“Your account balance may change as a result of housing or meal plan adjustments, or changes to your course load.  Fees are recalculated nightly. Check your student financial account on Quest frequently for updates. The entire balance posted to your student account must be covered by payment in full or by a Promissory Note indicating a combination of payment and approved financial assistance which fully covers the balance.”

The finance office doesn’t accept cash payment of tuition fees at the cashiers’ counter in Needles Hall, and also doesn’t accept personal cheques. Over-the-counter and mail payments should be by certified cheque, money order or bank draft, and are due by April 26. The deadline is three days later, April 29, for bank payments (such as online transfers) and international wire transfers.

“Documents sent via regular mail are subject to uncertain delivery,” the memo from the finance office warns. “Pay your fees via bank payment, and submit the online promissory note, to expedite processing. If you must submit payment and/or a Promissory Note by mail, we recommend using express post or courier to ensure delivery.

“Submit your documents together! We will not match them up for you.

“Promissory notes and certified cheques/ money orders/ bank drafts are date stamped upon receipt in our office and are processed in the order received. Note that processing may take up to a week from the received date, particularly if you submit during the week prior to the due date. Please continue to check your Quest account to see your registered status change from ‘Enrol Request’ to ‘Fees Arranged’.”

Because the university deals with each student on an adult-to-adult basis, but the reality is that some students do have backing from their parents, the memo adds this vital request: “If you are not paying your own fees, be sure to forward this email along with a copy of your Quest account for Spring 2010 to the person who will be making the payment.”

There’s also a special note for UW employees and children of employees: “Your Tuition Benefit form must be submitted with a Promissory Note. Tuition Benefit forms submitted without a Promissory Note will be discarded.”

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[Nursery schoolers in

Junior kindergarten children from UW's Early Childhood Education Centre performed "The Forgotten Princess of the Kingdom" on the Humanities Theatre stage last Wednesday. "The play went well and was enjoyed by all," teacher Melissa Bowman reports.

Other notes on a grey Wednesday

Technology and art, put together, make t'art — at least that's how it works for the instructors and students in Fine Arts 392, the "Technology Art Studio". Rob Gorbet of electrical and computer engineering, and the Centre for Knowledge Integration, has been involved with 392 since it was first taught in 2004, and is currently partnered with fine arts professor Lois Andison, herself a sculptor specializing in kinetic artwork. The course "combines upper-year engineering and sculpture students in interdisciplinary pairs to work on technology-mediated sculpture", says Gorbet, and "has spawned research interest in how students with widely differing backgrounds learn from one another, and what profs can do to facilitate that learning." As this year's course comes to an end, work by nine engineers and eight sculpture students will be on display at the university's Critical Media Lab in downtown Kitchener. An opening event is scheduled for tonight, 5 to 7 p.m., and the show continues through the weekend.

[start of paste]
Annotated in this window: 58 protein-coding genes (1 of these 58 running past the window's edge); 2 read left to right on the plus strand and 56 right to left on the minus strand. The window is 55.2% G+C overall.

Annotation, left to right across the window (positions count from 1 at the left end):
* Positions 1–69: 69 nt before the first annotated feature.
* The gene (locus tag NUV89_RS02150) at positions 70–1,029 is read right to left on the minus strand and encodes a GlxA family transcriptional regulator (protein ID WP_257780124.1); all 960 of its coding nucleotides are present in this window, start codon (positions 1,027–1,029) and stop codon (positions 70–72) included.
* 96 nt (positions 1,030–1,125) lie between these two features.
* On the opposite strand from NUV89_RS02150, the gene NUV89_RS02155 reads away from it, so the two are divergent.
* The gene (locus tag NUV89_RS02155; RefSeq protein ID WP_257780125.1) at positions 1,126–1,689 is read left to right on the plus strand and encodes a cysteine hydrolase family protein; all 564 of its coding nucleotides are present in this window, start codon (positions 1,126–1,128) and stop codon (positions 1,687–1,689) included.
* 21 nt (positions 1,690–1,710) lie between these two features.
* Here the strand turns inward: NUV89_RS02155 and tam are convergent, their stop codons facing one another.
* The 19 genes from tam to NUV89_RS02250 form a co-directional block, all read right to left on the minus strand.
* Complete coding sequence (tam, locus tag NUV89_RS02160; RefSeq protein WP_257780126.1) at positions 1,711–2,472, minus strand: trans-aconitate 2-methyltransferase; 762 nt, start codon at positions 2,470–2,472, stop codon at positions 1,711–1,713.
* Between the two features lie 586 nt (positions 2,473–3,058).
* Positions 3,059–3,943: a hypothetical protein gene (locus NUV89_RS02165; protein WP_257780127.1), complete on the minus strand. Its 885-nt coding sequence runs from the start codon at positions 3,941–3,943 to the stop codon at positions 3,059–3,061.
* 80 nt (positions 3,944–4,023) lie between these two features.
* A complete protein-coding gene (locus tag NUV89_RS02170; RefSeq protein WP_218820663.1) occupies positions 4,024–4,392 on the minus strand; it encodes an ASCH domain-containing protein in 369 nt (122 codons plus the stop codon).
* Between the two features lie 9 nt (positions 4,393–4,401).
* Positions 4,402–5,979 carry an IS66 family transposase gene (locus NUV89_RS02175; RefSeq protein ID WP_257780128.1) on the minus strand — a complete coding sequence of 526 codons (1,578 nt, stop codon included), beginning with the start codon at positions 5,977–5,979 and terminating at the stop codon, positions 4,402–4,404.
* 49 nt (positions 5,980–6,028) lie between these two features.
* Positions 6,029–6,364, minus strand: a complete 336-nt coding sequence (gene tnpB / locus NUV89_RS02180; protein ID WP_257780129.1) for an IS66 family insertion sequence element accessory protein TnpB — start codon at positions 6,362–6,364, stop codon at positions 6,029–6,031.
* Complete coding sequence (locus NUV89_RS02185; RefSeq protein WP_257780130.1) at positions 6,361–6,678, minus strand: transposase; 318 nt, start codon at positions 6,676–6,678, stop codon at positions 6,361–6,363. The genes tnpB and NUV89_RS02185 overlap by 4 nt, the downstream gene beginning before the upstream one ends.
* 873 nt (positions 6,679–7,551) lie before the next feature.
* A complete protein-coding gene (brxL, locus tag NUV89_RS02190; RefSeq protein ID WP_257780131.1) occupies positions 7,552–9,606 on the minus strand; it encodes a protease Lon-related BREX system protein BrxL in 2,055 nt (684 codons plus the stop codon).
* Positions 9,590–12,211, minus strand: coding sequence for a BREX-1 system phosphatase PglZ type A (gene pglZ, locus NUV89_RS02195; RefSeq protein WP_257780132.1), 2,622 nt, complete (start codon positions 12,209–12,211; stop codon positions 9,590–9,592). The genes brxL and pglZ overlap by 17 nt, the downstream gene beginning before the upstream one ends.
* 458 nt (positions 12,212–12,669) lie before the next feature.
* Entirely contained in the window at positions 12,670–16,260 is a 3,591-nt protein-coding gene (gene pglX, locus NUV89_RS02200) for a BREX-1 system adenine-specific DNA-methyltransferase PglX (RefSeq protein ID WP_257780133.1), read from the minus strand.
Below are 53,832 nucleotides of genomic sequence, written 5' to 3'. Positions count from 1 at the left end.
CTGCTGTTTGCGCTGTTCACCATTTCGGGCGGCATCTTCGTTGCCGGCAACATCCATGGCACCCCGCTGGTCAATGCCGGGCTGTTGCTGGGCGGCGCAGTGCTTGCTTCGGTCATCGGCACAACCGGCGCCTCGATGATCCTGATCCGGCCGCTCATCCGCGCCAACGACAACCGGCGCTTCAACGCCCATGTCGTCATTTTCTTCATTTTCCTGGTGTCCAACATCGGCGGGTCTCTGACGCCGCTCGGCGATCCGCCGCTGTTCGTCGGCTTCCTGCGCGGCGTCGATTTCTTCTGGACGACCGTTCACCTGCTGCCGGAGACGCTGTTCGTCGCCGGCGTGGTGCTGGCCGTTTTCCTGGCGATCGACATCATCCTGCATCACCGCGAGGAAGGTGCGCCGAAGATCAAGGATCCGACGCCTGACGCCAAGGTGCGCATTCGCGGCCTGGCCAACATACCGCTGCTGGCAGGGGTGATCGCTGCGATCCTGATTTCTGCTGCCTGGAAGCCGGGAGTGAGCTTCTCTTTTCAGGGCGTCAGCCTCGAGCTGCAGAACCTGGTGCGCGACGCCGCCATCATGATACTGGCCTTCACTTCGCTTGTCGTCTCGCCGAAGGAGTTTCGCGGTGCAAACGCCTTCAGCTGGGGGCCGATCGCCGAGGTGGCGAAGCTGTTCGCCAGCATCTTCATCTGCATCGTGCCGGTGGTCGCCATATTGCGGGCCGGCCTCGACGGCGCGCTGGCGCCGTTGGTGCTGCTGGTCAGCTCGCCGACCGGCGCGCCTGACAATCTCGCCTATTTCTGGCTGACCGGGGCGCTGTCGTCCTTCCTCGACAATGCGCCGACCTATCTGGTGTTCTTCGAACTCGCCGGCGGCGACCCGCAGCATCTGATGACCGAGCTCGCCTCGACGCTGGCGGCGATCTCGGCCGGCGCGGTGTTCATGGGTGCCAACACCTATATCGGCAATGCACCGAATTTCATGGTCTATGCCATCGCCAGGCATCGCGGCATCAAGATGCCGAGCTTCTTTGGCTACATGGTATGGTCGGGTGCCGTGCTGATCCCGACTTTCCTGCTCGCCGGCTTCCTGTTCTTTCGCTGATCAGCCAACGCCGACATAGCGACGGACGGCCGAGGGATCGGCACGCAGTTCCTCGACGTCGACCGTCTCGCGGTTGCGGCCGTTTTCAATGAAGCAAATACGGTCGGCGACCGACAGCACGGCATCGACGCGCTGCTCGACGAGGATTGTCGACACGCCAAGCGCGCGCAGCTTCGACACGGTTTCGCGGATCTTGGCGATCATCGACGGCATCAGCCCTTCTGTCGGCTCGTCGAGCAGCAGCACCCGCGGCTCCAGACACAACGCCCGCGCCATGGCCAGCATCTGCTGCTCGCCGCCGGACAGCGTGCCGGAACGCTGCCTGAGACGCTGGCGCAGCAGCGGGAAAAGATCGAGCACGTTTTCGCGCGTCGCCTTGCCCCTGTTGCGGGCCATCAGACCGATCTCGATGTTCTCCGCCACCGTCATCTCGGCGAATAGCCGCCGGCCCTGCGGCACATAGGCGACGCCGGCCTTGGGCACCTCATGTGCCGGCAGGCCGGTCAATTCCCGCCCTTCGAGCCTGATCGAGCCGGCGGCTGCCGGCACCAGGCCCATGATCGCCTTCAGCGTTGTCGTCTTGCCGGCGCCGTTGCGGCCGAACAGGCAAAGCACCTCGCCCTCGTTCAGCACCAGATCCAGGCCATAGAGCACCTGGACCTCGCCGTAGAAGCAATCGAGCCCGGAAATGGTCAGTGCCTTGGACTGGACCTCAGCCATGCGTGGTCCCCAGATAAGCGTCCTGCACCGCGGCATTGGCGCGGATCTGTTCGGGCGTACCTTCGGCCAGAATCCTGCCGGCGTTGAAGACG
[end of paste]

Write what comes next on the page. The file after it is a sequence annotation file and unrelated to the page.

[Staff conference logo]Today is the concluding day of the annual two-day Staff Conference, with activities mostly in Hagey Hall, although a few sessions spill out into surrounding buildings. Two sets of “concurrent” sessions are on today's agenda, some of them repeated from yesterday and others new, including “Creativity: Solo or Team Sport?” and “Reduce, Renew, Retire”. At noontime there's a “Passport to Health” concourse-style event, and the afternoon brings two keynote addresses. Jeremy Gutsche, an innovation enthusiast, will speak on “Creating a Culture of Innovation and Customer Obsession”, and Steve Uzzell, described as a “photographer and problem-solver”, will speak on “Open Roads, Open Minds”.

More than 35 Waterloo faculty and staff are involved today in judging student projects at the Waterloo-Wellington Science and Engineering Fair; Stefan Idziak of the physics and astronomy department is serving as chief judge. WWSEF is an annual event that brings together "the best of the young scientific minds of the region", says Jody Berringer of the undergraduate recruitment office. "ESQ will be present throughout the day with demonstrations and activities to engage the students. In the afternoon some of the students will come onto Waterloo’s campus to learn about this year’s theme, which is 'No Time to Waste', all about engineering landfills, and recycling." The public is invited to see the fair exhibits from 5:30 to 7:00 tonight at Bingemans in Kitchener.